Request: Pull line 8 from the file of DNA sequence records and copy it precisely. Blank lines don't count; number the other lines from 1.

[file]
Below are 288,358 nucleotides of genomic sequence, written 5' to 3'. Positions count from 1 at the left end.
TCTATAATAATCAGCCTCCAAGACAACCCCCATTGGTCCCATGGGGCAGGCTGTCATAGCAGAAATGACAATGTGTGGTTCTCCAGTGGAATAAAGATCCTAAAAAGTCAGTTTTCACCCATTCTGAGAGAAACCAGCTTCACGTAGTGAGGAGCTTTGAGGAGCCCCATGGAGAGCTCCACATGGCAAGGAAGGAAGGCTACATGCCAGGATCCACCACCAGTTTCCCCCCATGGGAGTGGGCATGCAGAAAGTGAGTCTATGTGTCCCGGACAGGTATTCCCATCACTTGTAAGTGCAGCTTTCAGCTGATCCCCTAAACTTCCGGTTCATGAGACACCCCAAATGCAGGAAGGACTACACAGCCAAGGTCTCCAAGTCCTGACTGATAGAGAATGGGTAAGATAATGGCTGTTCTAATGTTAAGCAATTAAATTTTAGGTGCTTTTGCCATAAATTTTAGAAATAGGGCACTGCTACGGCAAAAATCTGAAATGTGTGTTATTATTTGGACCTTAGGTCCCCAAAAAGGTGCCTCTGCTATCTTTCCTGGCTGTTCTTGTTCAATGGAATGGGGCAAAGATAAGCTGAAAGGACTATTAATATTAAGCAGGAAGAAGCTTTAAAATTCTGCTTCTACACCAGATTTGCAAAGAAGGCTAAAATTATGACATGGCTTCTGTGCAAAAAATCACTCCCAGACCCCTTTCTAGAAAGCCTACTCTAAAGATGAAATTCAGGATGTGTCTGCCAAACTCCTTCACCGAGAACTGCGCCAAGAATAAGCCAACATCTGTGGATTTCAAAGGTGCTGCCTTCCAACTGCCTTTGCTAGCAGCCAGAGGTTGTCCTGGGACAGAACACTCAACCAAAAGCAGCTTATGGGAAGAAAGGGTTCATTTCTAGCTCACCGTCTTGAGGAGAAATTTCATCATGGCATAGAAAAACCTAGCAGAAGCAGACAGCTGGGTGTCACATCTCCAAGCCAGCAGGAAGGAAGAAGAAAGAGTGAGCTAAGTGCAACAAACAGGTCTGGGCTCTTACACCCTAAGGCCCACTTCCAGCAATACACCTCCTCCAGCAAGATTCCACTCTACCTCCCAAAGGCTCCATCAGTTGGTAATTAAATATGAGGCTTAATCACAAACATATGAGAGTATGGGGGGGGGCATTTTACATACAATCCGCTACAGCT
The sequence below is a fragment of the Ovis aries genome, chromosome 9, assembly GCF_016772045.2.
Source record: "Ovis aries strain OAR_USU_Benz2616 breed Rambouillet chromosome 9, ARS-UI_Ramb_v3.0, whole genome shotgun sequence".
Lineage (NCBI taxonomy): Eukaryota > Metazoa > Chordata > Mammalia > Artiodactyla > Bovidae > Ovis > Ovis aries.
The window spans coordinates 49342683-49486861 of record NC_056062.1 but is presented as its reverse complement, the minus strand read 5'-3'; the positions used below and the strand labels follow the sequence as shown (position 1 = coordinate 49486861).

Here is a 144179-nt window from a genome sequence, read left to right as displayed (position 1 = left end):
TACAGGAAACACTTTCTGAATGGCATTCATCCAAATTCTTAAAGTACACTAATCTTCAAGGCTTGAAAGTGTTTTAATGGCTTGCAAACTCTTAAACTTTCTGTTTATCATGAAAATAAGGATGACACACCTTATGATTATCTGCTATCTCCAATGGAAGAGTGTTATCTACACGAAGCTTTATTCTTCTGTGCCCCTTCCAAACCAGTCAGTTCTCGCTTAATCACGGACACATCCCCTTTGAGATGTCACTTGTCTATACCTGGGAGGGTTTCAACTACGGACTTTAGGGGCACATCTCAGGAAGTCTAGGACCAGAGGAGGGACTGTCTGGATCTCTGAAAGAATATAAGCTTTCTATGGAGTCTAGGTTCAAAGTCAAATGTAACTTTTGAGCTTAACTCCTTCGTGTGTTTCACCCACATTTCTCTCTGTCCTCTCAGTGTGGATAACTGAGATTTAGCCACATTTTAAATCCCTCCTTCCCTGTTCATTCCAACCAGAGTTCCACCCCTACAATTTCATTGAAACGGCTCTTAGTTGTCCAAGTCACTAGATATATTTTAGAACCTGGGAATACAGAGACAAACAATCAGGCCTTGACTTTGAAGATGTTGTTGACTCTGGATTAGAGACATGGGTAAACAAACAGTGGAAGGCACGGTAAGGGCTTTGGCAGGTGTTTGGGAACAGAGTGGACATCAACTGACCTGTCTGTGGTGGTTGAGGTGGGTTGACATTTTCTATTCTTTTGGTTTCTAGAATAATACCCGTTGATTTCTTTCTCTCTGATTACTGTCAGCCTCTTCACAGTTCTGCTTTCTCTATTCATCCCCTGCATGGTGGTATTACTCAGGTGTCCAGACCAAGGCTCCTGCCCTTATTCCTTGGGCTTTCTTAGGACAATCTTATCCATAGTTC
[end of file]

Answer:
TACAGGAAACACTTTCTGAATGGCATTCATCCAAATTCTTAAAGTACACTAATCTTCAAGGCTTGAAAGTGTTTTAATGGCTTGCAAACTCTTAAACTTTCTGTTTATCATGAAAATAAGGATGACACACCTTATGATTATCTGCTATCTCCAATGGAAGAGTGTTATCTACACGAAGCTTTATTCTTCTGTGCCCCTTCCAAACCAGTCAGTTCTCGCTTAATCACGGACACATCCCCTTTGAGATGTCACTTGTCTATACCTGGGAGGGTTTCAACTACGGACTTTAGGGGCACATCTCAGGAAGTCTAGGACCAGAGGAGGGACTGTCTGGATCTCTGAAAGAATATAAGCTTTCTATGGAGTCTAGGTTCAAAGTCAAATGTAACTTTTGAGCTTAACTCCTTCGTGTGTTTCACCCACATTTCTCTCTGTCCTCTCAGTGTGGATAACTGAGATTTAGCCACATTTTAAATCCCTCCTTCCCTGTTCATTCCAACCAGAGTTCCACCCCTACAATTTCATTGAAACGGCTCTTAGTTGTCCAAGTCACTAGATATATTTTAGAACCTGGGAATACAGAGACAAACAATCAGGCCTTGACTTTGAAGATGTTGTTGACTCTGGATTAGAGACATGGGTAAACAAACAGTGGAAGGCACGGTAAGGGCTTTGGCAGGTGTTTGGGAACAGAGTGGACATCAACTGACCTGTCTGTGGTGGTTGAGGTGGGTTGACATTTTCTATTCTTTTGGTTTCTAGAATAATACCCGTTGATTTCTTTCTCTCTGATTACTGTCAGCCTCTTCACAGTTCTGCTTTCTCTATTCATCCCCTGCATGGTGGTATTACTCAGGTGTCCAGACCAAGGCTCCTGCCCTTATTCCTTGGGCTTTCTTAGGACAATCTTATCCATAGTTC